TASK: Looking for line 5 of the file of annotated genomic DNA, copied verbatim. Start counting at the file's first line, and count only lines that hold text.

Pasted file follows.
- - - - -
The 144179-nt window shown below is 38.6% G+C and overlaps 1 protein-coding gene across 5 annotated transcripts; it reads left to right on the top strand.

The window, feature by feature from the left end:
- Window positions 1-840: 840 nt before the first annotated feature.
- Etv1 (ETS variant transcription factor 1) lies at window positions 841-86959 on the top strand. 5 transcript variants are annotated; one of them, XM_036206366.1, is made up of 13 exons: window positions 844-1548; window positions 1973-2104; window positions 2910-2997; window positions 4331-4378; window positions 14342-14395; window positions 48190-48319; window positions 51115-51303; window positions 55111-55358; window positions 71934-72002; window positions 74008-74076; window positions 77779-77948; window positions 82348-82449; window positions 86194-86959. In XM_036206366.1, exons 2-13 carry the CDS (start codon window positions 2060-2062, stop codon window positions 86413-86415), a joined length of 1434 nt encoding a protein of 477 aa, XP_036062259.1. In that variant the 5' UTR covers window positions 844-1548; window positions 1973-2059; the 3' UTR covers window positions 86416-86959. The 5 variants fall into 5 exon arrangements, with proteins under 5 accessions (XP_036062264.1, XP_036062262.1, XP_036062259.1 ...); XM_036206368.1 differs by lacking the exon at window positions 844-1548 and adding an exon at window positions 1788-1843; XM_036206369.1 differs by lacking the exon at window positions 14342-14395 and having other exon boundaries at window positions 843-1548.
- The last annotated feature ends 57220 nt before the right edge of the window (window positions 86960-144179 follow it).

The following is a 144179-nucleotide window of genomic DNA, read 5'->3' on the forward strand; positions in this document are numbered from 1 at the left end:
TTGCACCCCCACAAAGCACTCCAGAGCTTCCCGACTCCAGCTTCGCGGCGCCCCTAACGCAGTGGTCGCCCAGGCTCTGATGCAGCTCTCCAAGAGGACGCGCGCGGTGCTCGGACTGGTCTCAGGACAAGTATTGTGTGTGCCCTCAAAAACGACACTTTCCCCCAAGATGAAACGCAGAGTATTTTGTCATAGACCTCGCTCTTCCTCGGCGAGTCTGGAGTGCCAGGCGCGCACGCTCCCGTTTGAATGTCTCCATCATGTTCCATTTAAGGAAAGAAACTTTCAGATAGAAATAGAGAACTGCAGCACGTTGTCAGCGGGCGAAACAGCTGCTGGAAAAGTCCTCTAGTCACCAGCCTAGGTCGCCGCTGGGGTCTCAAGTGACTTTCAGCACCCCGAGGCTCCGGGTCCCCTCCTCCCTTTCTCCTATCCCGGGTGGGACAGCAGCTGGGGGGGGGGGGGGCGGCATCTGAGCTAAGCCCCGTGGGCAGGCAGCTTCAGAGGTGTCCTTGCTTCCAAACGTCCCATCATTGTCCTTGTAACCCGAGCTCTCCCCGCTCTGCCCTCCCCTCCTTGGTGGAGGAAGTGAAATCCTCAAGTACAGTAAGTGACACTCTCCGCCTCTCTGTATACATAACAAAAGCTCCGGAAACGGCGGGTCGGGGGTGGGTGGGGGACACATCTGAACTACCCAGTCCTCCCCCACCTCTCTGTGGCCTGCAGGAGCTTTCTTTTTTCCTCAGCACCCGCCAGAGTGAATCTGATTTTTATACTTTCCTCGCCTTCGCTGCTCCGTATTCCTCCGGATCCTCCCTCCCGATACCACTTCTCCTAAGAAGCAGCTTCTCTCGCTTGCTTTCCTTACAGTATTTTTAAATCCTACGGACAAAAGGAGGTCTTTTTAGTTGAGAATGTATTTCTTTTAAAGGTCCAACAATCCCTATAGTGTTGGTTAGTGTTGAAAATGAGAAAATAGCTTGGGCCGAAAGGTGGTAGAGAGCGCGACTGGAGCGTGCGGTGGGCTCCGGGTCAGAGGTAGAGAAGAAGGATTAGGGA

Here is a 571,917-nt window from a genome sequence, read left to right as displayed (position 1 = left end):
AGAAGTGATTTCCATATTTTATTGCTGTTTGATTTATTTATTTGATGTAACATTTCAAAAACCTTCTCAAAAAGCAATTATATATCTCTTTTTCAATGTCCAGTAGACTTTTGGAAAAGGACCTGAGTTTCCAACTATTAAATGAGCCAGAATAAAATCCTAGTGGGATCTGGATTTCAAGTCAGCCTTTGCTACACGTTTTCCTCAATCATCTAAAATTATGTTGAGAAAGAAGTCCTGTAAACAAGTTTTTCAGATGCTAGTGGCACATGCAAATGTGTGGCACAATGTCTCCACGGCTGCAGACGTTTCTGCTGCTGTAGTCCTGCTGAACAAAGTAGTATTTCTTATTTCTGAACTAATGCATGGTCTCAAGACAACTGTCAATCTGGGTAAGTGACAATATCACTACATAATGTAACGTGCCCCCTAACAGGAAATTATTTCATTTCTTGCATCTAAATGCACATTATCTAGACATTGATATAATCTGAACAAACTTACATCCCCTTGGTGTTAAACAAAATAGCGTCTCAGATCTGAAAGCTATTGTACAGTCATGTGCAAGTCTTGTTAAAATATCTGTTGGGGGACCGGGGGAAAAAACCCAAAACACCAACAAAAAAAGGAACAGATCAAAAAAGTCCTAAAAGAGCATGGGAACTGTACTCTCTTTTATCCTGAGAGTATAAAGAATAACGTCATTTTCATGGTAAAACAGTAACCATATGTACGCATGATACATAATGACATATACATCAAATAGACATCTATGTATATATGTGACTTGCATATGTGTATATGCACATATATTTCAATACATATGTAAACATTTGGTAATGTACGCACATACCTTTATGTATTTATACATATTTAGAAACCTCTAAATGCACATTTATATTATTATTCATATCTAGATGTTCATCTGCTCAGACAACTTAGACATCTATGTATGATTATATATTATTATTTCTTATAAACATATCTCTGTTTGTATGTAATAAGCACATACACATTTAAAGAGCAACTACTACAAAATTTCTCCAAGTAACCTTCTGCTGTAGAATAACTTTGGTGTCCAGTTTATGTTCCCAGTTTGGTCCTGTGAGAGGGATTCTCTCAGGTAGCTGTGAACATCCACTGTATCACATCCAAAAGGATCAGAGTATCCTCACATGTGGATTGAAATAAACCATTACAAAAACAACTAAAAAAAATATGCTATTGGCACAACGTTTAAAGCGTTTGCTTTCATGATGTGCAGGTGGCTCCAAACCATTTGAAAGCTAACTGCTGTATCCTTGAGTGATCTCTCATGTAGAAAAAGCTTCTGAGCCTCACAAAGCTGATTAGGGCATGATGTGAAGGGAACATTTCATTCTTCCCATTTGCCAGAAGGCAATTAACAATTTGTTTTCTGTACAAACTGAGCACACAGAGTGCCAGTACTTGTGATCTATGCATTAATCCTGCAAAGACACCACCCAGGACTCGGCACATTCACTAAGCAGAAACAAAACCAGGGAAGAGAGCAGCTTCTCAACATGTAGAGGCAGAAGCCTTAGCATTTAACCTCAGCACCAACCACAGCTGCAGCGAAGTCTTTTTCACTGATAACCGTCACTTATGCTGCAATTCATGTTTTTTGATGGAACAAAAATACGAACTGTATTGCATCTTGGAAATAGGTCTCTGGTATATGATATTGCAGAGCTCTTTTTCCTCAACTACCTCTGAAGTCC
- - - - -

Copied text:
- The last annotated feature ends 57220 nt before the right edge of the window (window positions 86960-144179 follow it).